Despite fears about the Omicron variant of the coronavirus and rising global oil output, Raymond James Financial Inc. analysts are increasingly optimistic about strong crude prices through 2023.
“Our bullish oil view over the next few years not only remains firm, but we’re actually increasing our long-term price forecast,” the analysts, John Freeman and Justin Jenkins, said in a report Monday.
Freeman and Jenkins noted that, early in December, the new variant raised fresh demand worries across oil markets. At the same time, the Saudi Arabia-led Organization of the Petroleum Exporting Countries (OPEC) and its Russia-led allies, aka OPEC-plus, agreed last week to boost production by 400,000 b/d in January, continuing a pace of monthly supply increases the cartel began in August.
Those developments followed U.S. President Biden’s announcement in late November that his administration would release 50 million bbl of crude from the Strategic Petroleum Reserve (SPR) in a coordinated effort with China, Japan, India and other countries to bolster global supplies. What’s more, U.S. production for the week ended Nov. 26 reached 11.6 million b/d, the highest level of 2021.
“The past few weeks seem like an eternity in the oil market with fears of the new Omicron COVID variant, global SPR releases, and OPEC-plus drama grabbing the headlines and pushing” West Texas Intermediate (WTI) crude prices from near $85/bbl last month to below $70 to start the current week, the Raymond James analysts said.
But a combination of low global inventories, ongoing demand increases and modest U.S. production relative to pre-pandemic levels should support WTI prices over the next couple of years, they said. While up this year, U.S. output remains about 1.5 million b/d below the early 2020 peak, prior to coronavirus outbreaks, according to Energy Information Administration (EIA) data.
Against that backdrop, the Raymond James team envisions WTI prices starting 2022 at $70 and averaging $75 for the year. They expect the U.S. benchmark to reach $80 by the final quarter of next year and hold at that level in 2023. The average price estimate for 2023 is up notably from $70 in a previous forecast.
Prices “need to move meaningfully higher” to “incentivize enough supply growth to reach a roughly balanced oil market by the end of next year and for 2023,” Freeman and Jenkins said.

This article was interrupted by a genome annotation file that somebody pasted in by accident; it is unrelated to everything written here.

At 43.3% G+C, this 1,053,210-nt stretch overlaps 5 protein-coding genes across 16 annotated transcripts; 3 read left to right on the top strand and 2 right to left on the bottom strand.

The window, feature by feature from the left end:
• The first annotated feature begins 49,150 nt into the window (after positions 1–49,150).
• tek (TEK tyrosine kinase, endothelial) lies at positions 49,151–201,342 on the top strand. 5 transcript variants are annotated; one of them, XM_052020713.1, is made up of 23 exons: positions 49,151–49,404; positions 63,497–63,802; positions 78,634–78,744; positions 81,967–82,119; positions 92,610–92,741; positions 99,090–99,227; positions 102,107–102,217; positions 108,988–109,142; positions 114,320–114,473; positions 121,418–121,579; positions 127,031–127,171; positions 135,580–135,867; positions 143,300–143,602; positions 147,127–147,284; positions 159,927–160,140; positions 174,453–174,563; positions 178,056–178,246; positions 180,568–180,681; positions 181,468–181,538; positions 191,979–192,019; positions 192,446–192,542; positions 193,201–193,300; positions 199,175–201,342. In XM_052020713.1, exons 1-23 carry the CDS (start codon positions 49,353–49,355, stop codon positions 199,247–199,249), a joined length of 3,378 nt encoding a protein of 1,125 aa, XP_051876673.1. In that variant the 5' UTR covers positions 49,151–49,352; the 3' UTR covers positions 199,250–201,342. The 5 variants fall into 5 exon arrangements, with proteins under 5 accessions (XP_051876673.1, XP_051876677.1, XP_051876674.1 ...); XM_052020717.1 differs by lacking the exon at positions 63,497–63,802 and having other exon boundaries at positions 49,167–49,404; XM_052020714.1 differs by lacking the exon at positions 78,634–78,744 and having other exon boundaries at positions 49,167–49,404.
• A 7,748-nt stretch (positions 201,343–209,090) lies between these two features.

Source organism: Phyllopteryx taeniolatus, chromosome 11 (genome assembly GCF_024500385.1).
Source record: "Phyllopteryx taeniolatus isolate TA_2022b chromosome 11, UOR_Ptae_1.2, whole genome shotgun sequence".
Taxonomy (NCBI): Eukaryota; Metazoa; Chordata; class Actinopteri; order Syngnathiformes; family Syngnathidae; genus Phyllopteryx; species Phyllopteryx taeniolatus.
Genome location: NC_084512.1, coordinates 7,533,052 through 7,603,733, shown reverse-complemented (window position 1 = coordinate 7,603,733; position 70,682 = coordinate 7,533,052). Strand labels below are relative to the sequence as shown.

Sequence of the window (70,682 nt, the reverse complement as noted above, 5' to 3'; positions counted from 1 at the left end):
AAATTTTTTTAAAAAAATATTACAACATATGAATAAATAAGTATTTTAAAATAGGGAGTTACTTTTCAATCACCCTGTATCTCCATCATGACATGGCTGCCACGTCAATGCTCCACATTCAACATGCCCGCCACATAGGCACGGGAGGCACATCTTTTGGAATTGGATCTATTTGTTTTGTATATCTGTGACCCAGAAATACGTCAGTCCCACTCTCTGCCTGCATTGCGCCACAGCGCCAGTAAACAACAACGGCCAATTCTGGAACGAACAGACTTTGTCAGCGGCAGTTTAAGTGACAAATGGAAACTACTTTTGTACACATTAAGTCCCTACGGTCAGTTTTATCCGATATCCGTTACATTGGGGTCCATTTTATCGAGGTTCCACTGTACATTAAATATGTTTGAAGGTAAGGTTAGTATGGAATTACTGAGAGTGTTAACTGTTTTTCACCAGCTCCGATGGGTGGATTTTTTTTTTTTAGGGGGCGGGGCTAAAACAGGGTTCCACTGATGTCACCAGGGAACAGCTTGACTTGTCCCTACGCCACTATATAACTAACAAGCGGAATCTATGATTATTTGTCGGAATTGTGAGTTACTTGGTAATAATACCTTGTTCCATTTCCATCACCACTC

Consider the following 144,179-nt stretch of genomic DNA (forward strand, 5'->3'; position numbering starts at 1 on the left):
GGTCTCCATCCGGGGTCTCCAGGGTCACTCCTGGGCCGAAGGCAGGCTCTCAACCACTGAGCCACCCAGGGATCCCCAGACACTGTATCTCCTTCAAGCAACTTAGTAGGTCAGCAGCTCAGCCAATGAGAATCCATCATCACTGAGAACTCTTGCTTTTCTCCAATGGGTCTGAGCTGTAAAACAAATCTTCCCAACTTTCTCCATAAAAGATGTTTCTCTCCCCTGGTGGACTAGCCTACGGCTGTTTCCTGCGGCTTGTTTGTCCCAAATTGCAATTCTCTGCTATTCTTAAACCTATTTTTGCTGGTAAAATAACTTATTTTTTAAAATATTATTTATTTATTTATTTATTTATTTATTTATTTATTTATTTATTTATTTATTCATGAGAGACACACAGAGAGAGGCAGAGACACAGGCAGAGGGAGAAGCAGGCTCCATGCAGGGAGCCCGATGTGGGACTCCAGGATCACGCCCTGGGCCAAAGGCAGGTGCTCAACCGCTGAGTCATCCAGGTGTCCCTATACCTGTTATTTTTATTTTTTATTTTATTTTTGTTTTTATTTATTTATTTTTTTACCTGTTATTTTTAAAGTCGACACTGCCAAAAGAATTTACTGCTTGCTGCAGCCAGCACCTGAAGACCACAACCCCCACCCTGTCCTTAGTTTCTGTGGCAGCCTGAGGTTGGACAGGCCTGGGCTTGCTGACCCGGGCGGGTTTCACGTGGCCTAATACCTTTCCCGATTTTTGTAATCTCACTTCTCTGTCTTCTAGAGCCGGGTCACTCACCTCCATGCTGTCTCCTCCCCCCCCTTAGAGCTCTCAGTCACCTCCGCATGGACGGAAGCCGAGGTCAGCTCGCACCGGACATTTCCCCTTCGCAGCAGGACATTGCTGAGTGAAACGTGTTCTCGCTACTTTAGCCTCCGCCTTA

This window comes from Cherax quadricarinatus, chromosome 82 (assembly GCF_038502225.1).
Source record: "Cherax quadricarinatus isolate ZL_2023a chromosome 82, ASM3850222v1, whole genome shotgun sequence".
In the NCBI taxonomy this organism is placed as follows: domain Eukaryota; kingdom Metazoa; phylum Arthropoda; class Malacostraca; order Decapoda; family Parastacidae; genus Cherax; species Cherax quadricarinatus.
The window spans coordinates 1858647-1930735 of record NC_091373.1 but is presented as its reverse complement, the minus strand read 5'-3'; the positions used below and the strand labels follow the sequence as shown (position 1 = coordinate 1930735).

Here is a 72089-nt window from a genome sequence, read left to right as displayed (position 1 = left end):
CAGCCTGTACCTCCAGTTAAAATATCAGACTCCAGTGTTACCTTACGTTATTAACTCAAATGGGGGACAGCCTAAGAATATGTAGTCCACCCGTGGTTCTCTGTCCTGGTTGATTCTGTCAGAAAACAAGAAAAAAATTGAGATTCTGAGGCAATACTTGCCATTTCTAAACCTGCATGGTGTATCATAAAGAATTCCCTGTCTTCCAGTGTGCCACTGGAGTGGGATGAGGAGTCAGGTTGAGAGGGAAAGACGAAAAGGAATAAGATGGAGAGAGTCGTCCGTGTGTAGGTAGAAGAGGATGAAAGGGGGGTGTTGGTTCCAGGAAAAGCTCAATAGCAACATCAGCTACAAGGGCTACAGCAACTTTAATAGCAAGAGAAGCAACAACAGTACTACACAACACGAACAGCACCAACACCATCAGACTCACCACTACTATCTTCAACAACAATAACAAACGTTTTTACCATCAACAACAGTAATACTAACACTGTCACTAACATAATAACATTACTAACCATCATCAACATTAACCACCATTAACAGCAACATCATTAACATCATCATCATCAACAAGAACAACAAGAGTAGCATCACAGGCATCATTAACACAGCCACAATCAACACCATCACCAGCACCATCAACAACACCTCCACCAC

“While the spreading Omicron variant remains a demand concern in the short run, we certainly do not expect anywhere near the same level of lockdowns (or demand impact) as we saw with prior waves, and overall we remain bullish on medium/longer-term growth,” they added.
The analysts estimated global demand would average above 100 million b/d for 2022 – on par with pre-pandemic levels – and reach 103 million b/d in 2023. While OPEC-plus is boosting output, the Raymond James team expects its spare capacity to prove “exceedingly tight” by 2023. At the same time, publicly traded U.S. producers, under pressure from investors to invest in renewable fuels, are expected to stick with modest crude production increases.
“U.S. production growth in 2022 and 2023 remains subdued relative to prior bullish cycles given producer discipline,” Freeman and Jenkins said. “With a more or less normal demand environment in 2022” and trailing output, the “oil futures strip has to move substantially higher” to balance the market over the next two years.
Rystad Energy analyst Louise Dickson noted that, after declines last week amid Omicron worries, WTI and international benchmark Brent crude prices rebounded Monday and Tuesday.
“The oil market seems to now be convinced that higher price levels are warranted,” she said.
Dickson said a decision over the weekend by state-owned Saudi Arabian Oil Co., aka Aramco, to raise its prices for January oil delivered to Asia reflected strengthening demand and provided added price support.
“The Saudis are notably bullish about the oil demand recovery,” she said.
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